For transmission of Borellia burgdorferi to occur the tick must remain attached for a minimum of 24 hours. This allows for the tick to become fully fed. Following transmission of the bacteria it takes 3-5 weeks for a change to be noted screening tests. This is due to the time the body requires to develop detectable levels of antibodies to the foreign bacteria. Symptoms associated with lyme disease may not appear until up to 5 months following infection.
The most common signs of lyme disease in dogs are transient and shifting lameness, fever and anorexia. Lyme disease may also be asymptomatic, but fortunately it is detected by the same test for heartworm disease. It is possible for lyme disease to result in kidney damage in dogs. Therefore, it is important that cases of lyme disease are further investigated even if the dog has no clinical signs.
We encourage all pet owners to educate themselves about the risks and methods of prevention of Lyme disease. We are excited to announce that Scholl Animal Hospital is now carrying Nexgard, a new tick and flea control product. It contains the most effective drug class for the prevention of deer tick infestation and also prevents infestation with all other regionally important ticks. Please call our office to book your dog’s annual testing for heart worm, Lyme disease and other tick borne diseases today.
Click on the links below to find further information for you and your dog.

Easter and Your Pets

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Greetings to everyone in the Great White North! Looking outside Scholl Animal Hospital, it may not seem like spring is sprung, but Easter is right around the corner. We would like to take this opportunity to discuss some possible household dangers for your pets during this holiday.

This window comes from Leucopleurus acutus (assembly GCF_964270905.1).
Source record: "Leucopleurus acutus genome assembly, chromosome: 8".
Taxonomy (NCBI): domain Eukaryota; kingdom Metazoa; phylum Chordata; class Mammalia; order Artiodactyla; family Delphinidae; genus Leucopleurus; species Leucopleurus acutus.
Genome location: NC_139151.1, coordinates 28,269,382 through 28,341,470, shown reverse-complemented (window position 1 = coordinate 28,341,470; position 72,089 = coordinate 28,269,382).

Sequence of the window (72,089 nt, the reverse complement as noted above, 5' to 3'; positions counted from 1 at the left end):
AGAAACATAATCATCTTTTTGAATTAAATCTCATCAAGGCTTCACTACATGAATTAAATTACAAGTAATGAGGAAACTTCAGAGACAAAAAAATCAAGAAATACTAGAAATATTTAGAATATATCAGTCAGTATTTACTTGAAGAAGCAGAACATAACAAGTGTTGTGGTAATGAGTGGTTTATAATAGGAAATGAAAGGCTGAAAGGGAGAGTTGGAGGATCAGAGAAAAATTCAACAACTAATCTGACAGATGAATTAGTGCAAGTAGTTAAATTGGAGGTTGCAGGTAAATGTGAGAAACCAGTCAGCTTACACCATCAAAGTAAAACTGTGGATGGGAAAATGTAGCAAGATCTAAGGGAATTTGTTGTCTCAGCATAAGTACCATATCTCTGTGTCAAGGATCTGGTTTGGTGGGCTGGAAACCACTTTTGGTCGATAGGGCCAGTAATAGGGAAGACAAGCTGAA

A major concern for our feline friends is lily toxicity in cats. Following ingestion of as little as one or two plant pieces your cat may experience the following signs: vomiting, lethargy, loss of appetite, tremors and possibly seizures. Beyond the unpleasant immediate effects it is possible that your cat may also experience renal failure. Plants that are toxic to cats are not limited to the lily family and a comprehensive list can be found on the ASPCA’s website. The best way to avoid health problems in your cat is to limit their exposure. This means banning the plants from the house or at the very least keeping them out of reach.

Easter is also a time when we like to show our affection for our loved ones with gifts of chocolate. Although appealing to our tastebuds this sweet treat is not canine friendly. Chocolate contains several compounds that are harmful to dogs. Theobromine and caffeine, contained in chocolate, act as stimulants for the central nervous and cardiovascular system. When ingested in sufficient quantities your dog may experience increased heart rate, hyperactivity, restlessness, vomiting, diarrhea, and ataxia. Here is a helpful client education sheet that outlines toxic levels of different forms of chocolate.

We encourage you to contact the clinic if you are concerned about a substance consumed by your pet.

Scholl Animal Hospital Team


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Greetings from Scholl Animal Hospital!

This is our first blog entry on the new website. We are very excited to be moving forward in our communication with our clients and the community. We hope that you enjoy the website and find it informative. The purpose of this blog is to discuss topics pertaining to veterinary medicine and companion animal care that we feel are relevant to our clients. On occasion you might also find posts here relating to interesting events in the news or other media. Your comments and suggestions are always welcome and we love to hear from you. If there is any content you would like to see or if you have any questions please send us e-mail.

The Scholl AH Team